It was gratifying to see an SRO crowd at Cinequest for Ida, not only because we get so few Polish films around here, but also because it proves (third time's the trend) that, as in the Chilean Gloria, and the French On My Way, that if adventurous women of a certain age want to see themselves on screen, they're going to have to read subtitles to do it.
Poland in the early 1960s: we see the fine grain of fogged breath in the black-and-white mists as a young apprentice nun Anna (Agata Trzebuchowska) helps haul a painted statue of Jesus. She's ready to take her vows, immune to the grimness of the nunnery—at meal time, the silverware on the soup bowls clanks like ghost chains. The Mother Superior informs Anna that her only known relative has materialized. She is an aunt, Wanda (Agata Kulesza), a profane but handsome middle-aged lady. With grim amusement, Wanda decides to let Anna in on a family secret: Anna's birth name is Ida. And she was born Jewish in a land where anti-Semitism thrives.
The two women head out in a cranky East German-made Wartburg to go find the burial place of Roza, Anna/Ida's mother. Wanda's appetite for drink, cigs and sarcasm salts a film that takes place in Poland's answer to Bela Tarr-land, complete with cows, soggy roads and buildings crumbling from rising damp. Ida is a road trip, a tangy female-bonding picture. It's also a detective story—Wanda is a remorseless inquisitor, a former state prosecutor of capital treason cases, busted down to dealing with flower-bed vandalism cases. We can guess how she fell: she is a heavy vodka drinker, sharp-tongued, seething with emotional stress. Underneath, she has the traditional faith sustaining hard-drinking detectives: you can't find justice. But if you're diligent, you can find out what happened.
Anna is her pious assistant—with her headcloth and the dark eyes, she resembles the Girl With the Pearl Earring, only with a firm, dimpled chin. Her superficial meekness incites Wanda's teasing ("This Jesus of yours adored people like me.").
Ida is deceptively austere; in the second viewing, I was less struck by the thorough recreation of Commie squalor and more interested in the rapidity of director Pawel Pawlikowski's storytelling, and the well-designed placing of subtitles—he crowns his characters with negative space, and that's often where the spare, well-chosen words appear.
In this, one of the best performances of the year, Kulesha reminds you of a series of indomitable actresses from her indiscriminate love of music. The soundtrack is an eclectic DJ's dream, everything from classical to Polish cha-cha, to nightclub pop warbled by guest star Joanna Kulig, to Coltrane's after-hours classic "Naima."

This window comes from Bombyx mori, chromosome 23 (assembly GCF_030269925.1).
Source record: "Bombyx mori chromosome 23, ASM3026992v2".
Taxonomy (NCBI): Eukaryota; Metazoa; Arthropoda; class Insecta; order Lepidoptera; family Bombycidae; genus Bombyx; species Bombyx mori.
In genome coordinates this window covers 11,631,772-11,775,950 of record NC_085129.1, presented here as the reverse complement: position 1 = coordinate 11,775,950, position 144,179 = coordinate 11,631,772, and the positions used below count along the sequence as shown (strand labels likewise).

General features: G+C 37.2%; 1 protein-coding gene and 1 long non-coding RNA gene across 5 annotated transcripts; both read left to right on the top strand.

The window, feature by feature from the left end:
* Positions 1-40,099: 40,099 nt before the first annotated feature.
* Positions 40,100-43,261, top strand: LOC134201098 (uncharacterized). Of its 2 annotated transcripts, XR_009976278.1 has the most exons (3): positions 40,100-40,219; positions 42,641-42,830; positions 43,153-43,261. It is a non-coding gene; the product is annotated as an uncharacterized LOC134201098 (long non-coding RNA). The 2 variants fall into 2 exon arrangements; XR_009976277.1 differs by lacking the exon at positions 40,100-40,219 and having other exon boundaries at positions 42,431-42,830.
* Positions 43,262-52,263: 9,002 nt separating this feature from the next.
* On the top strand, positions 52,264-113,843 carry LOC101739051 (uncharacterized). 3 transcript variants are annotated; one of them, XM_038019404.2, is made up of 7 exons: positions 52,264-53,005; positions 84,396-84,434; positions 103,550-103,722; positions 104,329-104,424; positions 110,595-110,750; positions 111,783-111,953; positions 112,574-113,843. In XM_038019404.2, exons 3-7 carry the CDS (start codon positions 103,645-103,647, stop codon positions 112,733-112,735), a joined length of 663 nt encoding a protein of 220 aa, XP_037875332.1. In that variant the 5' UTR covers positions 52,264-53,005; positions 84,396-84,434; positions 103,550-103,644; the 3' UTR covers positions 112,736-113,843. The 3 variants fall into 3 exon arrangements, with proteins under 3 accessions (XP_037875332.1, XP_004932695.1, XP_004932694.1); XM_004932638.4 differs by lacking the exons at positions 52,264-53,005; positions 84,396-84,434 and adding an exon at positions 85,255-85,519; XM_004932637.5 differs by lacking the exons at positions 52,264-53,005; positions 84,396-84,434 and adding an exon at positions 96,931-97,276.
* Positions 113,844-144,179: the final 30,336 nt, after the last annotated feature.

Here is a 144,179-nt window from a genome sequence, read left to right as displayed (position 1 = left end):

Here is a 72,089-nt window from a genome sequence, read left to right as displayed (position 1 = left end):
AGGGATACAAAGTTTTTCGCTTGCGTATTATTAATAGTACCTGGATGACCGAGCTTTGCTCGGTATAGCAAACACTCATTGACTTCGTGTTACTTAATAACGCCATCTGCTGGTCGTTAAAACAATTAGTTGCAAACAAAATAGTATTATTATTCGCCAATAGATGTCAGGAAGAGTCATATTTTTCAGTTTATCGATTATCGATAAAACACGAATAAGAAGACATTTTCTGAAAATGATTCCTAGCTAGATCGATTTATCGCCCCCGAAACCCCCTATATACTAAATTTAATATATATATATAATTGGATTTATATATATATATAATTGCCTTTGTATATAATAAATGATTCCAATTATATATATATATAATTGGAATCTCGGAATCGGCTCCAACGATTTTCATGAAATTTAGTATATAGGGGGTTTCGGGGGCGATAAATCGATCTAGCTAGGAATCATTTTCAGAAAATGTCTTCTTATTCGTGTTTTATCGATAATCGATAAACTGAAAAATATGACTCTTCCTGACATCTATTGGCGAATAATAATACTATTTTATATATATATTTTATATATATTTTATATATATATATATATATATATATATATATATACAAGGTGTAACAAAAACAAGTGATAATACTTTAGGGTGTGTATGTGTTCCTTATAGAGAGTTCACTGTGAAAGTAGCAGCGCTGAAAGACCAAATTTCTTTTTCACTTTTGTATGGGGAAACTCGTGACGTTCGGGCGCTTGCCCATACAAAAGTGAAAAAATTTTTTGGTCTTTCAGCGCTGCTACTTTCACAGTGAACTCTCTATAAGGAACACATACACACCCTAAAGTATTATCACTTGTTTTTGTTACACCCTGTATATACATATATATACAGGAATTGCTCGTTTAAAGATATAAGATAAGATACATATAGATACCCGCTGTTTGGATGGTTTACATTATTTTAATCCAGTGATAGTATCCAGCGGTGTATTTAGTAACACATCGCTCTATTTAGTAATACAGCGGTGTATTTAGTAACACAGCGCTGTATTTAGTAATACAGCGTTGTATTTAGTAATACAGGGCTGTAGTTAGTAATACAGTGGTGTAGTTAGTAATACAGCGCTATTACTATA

If Hungary's Tarr is the master of Iron Curtain angst, this far more accessible film may lead people back to his massive work. Ida, of course, didn't come from nowhere. It's from a nation that endured division, occupation and poverty with a mixture of resistance and enlightened pessimism. One of Europe's most important film schools is in Lodz, which drew Lynch and Scorsese as visitors.
Scorsese is lending his imprint to a summer-long fest of some 12 Polish film classics, in connection with Amy Heller and Dennis Doros of Milestone Films. Unfortunately, the nearest stop for them is Berkeley's Pacific Film Archive. Be worth the trip to see the digitally restored Munchausian tales in 1965's Saragossa Manuscript (June 14, essential for new-minted Jodoworsky fans). Also: that masterpiece of bitter espionage Ashes and Diamonds (1958, June 15) directed by Andrzej Wajda, who, barring former Lodz student Roman Polanski, is Poland's best-known director. Wajda is also represented with Innocent Sorcerers (1960, June 27) 1975's The Promised Land (July 17) about the construction of the dark, satanic mills in Poland during the Industrial Revolution. And Wajda's Palme-d'Or-winning Man of Iron (1981, Aug 21) is in this retrospective. It's one of the few movies that can really be said to have helped topple a government.
R; 80 Min.